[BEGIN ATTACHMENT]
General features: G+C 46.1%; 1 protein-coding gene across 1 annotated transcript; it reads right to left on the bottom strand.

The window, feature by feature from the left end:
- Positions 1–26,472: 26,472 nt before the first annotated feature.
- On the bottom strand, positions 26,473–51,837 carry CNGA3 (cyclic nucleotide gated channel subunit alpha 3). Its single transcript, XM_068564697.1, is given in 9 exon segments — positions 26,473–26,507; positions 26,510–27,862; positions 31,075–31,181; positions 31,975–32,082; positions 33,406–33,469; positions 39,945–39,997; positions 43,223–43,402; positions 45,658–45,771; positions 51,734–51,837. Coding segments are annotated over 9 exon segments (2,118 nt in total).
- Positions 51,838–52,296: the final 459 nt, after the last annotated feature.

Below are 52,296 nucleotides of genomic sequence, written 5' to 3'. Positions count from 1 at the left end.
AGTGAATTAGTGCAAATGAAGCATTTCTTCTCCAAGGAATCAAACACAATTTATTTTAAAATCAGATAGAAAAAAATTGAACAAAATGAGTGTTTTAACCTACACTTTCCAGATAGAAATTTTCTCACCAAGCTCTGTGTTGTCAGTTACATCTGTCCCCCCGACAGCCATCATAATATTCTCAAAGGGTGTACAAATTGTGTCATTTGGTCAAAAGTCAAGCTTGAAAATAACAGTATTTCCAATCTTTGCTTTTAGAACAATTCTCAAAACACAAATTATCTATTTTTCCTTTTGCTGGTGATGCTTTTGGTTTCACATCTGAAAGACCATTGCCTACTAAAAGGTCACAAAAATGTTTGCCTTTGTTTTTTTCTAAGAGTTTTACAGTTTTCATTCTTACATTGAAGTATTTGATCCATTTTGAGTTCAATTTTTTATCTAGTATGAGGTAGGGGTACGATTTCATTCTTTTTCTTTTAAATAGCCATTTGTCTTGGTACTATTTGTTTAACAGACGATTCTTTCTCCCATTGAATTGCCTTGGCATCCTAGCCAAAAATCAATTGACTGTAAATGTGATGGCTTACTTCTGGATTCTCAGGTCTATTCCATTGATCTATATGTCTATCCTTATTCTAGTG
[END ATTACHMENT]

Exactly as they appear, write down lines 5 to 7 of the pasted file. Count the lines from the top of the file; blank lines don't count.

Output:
- Positions 51,838–52,296: the final 459 nt, after the last annotated feature.

Below are 52,296 nucleotides of genomic sequence, written 5' to 3'. Positions count from 1 at the left end.
AGTGAATTAGTGCAAATGAAGCATTTCTTCTCCAAGGAATCAAACACAATTTATTTTAAAATCAGATAGAAAAAAATTGAACAAAATGAGTGTTTTAACCTACACTTTCCAGATAGAAATTTTCTCACCAAGCTCTGTGTTGTCAGTTACATCTGTCCCCCCGACAGCCATCATAATATTCTCAAAGGGTGTACAAATTGTGTCATTTGGTCAAAAGTCAAGCTTGAAAATAACAGTATTTCCAATCTTTGCTTTTAGAACAATTCTCAAAACACAAATTATCTATTTTTCCTTTTGCTGGTGATGCTTTTGGTTTCACATCTGAAAGACCATTGCCTACTAAAAGGTCACAAAAATGTTTGCCTTTGTTTTTTTCTAAGAGTTTTACAGTTTTCATTCTTACATTGAAGTATTTGATCCATTTTGAGTTCAATTTTTTATCTAGTATGAGGTAGGGGTACGATTTCATTCTTTTTCTTTTAAATAGCCATTTGTCTTGGTACTATTTGTTTAACAGACGATTCTTTCTCCCATTGAATTGCCTTGGCATCCTAGCCAAAAATCAATTGACTGTAAATGTGATGGCTTACTTCTGGATTCTCAGGTCTATTCCATTGATCTATATGTCTATCCTTATTCTAGTG